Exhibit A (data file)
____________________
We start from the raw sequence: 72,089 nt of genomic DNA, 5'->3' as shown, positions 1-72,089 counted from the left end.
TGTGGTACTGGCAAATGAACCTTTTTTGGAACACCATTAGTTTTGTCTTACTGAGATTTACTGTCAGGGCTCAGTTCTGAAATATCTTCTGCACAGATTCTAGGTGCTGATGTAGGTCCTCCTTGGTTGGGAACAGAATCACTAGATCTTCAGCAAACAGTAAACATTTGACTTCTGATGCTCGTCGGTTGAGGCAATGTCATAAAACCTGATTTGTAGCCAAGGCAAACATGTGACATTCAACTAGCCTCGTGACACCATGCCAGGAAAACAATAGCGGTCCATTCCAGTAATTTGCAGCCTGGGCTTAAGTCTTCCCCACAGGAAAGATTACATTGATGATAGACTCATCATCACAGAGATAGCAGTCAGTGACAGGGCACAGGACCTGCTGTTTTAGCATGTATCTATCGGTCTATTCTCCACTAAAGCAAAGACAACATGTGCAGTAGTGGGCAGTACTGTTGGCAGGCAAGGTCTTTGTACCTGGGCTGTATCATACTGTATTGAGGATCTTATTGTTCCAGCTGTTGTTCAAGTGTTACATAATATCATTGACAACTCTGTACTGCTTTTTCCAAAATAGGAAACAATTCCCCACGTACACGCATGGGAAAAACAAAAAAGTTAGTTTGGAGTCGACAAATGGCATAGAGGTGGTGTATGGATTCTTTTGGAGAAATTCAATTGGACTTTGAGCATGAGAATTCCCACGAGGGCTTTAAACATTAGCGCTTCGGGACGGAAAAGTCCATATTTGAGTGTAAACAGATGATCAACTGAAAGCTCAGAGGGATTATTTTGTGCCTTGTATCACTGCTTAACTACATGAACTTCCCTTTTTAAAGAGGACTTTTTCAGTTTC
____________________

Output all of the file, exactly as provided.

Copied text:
We start from the raw sequence: 72,089 nt of genomic DNA, 5'->3' as shown, positions 1-72,089 counted from the left end.
TGTGGTACTGGCAAATGAACCTTTTTTGGAACACCATTAGTTTTGTCTTACTGAGATTTACTGTCAGGGCTCAGTTCTGAAATATCTTCTGCACAGATTCTAGGTGCTGATGTAGGTCCTCCTTGGTTGGGAACAGAATCACTAGATCTTCAGCAAACAGTAAACATTTGACTTCTGATGCTCGTCGGTTGAGGCAATGTCATAAAACCTGATTTGTAGCCAAGGCAAACATGTGACATTCAACTAGCCTCGTGACACCATGCCAGGAAAACAATAGCGGTCCATTCCAGTAATTTGCAGCCTGGGCTTAAGTCTTCCCCACAGGAAAGATTACATTGATGATAGACTCATCATCACAGAGATAGCAGTCAGTGACAGGGCACAGGACCTGCTGTTTTAGCATGTATCTATCGGTCTATTCTCCACTAAAGCAAAGACAACATGTGCAGTAGTGGGCAGTACTGTTGGCAGGCAAGGTCTTTGTACCTGGGCTGTATCATACTGTATTGAGGATCTTATTGTTCCAGCTGTTGTTCAAGTGTTACATAATATCATTGACAACTCTGTACTGCTTTTTCCAAAATAGGAAACAATTCCCCACGTACACGCATGGGAAAAACAAAAAAGTTAGTTTGGAGTCGACAAATGGCATAGAGGTGGTGTATGGATTCTTTTGGAGAAATTCAATTGGACTTTGAGCATGAGAATTCCCACGAGGGCTTTAAACATTAGCGCTTCGGGACGGAAAAGTCCATATTTGAGTGTAAACAGATGATCAACTGAAAGCTCAGAGGGATTATTTTGTGCCTTGTATCACTGCTTAACTACATGAACTTCCCTTTTTAAAGAGGACTTTTTCAGTTTC